Surrounded by wine.
Grapes ready for picking.
Beautiful Catalan villages.
Stone villages.
Before leaving the next day, we headed out to have a little bit of a walk to work up an appetite for a big Catalan lunch. We parked the car at the Ermita Mare de Déu de la Consolació de Gratallops (the Hermitage of Our Lady of Consolation of Gratallops), and heading along a path towards La Vilella Alta, one of many little towns in the area, all very beautiful and very Catalan. The walk was easy and always surrounded by grape vines, some within easy reach, and the grapes were sweet and juicy. It didn't take long to get there, but the goal wasn't the town itself, more the walk and enjoyment of the area - the Montsant mountain range always in the background, a beautiful, yet very quiet, Catalan village and green leaves of the vines everywhere. The Priorat wine area is special compared to its Rioja cousin in Spain, due to the fact that none of these grapes can be harvested by machine - it's all done by hand. This is because of the hills, most far too steep for tractors, and so every part of the land is used as possible, grape vines follow the natural curbes of the land, but this restricts production, pushing up the prices of these wines. The town was quiet, apart from the usual Sunday traffic of people buying bread and a few old blocks sitting in the square chatting about whatever old guys chat about. Not much life here, however beautiful. We headed back to the car, walked around the hermitage, then headed for the restaurant. It's very common in Spain and Catalonia to order a 'menu,' or the daily special. This is a starter, main, bread, wine and coffee or dessert afterwards. We had a huge, meaty soup, accompanied with various tapes, including prawns, followed by a large portion of meat for the main. We'd brought our own wines which we'd purchased the previous day, which added a little something to the already great food. Throughout stuff and content, we chilled by the restaurant's pool before heading back to Barcelona. Although things change, not always for the best, some traditions are important to hold on to - this is a tradition of mine now, wine tasting (drinking) in a beautiful wine region of Catalonia, with good, like-minded friends.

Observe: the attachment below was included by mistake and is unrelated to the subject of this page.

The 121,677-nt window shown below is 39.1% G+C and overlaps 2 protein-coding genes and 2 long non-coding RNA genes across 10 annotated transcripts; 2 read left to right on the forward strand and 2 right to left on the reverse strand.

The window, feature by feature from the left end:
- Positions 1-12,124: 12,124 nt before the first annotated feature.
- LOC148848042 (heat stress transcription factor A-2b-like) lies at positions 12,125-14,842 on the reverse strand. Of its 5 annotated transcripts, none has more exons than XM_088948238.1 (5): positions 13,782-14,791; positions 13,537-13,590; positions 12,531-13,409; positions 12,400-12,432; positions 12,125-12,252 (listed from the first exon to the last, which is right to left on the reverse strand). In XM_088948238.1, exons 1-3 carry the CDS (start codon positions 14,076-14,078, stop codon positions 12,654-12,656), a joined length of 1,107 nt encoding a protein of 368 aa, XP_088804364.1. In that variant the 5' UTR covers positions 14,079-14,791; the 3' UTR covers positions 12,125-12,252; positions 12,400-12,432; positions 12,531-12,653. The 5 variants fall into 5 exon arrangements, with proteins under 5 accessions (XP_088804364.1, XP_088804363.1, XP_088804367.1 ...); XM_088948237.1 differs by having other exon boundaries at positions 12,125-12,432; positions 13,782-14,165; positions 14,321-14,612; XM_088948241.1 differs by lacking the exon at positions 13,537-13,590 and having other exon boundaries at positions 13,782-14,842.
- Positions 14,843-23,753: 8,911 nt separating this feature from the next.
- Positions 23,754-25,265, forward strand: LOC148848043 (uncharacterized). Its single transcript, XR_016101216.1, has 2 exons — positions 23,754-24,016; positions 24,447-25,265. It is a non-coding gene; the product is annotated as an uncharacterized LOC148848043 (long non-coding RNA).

Good friends.
The 'hunt' is over and good wine is the 'reward.'
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UncleTravellingMatt. September 2018.

Sunday, 7 April 2019

Sunday Walking Routes

The Costa Brava.
Surfers waiting for 'that' wave.
Summer Dreaming.
September is time to get your things together as a teacher, prepare for your new classes, meet your new students and get all of your routines down. You build your classes, build good relationships with your students to make the coming year easy for everyone and maximise learning. Luckily the first term has a few long weekends and public holidays which help you ease back into the work life. October in many places is when the weather changes from the end of Summer to Autumn and moving onto Winter. No so here in Barcelona! I love living here for one of these reasons - the warm, sunny weather can continue right into December! With work building up and the weather still sunny and warm, there's only one thing to do - head out and walk! Somewhere I always love going is the Costa Brava, the coastline just North of Barcelona. This area is sums up Catalan village life - white plastered houses with colourful doors, small bars serving cold beer, tapas and seafood dishes, with the gentle Mediterranean lapping at sand and pebble beaches. Simply idyllic! Although there are many places to visit along this stretch of coast, I personally love the town of Cadaques, an absolutely spectacular place, all white houses perched right on the sea and protected from behind by soft, curving mountains. I've visited here so many times but I'm always to go back again. Another place I love along the Costa Brava is Calella de Palafrugell - my destination for this trip. I decided to walk some of the Cami de Ronda, a easy yet stunning coastal walk done by my many people in the Spring and Summer months, but I would be doing it in November. The weather was perfect now - still very sunny, warm but not at all too hot or too cold. It was just right!

The Cami de Ronda on the Costa Brava.
Sail on the Med.
Hidden beaches.
The Costa Brava.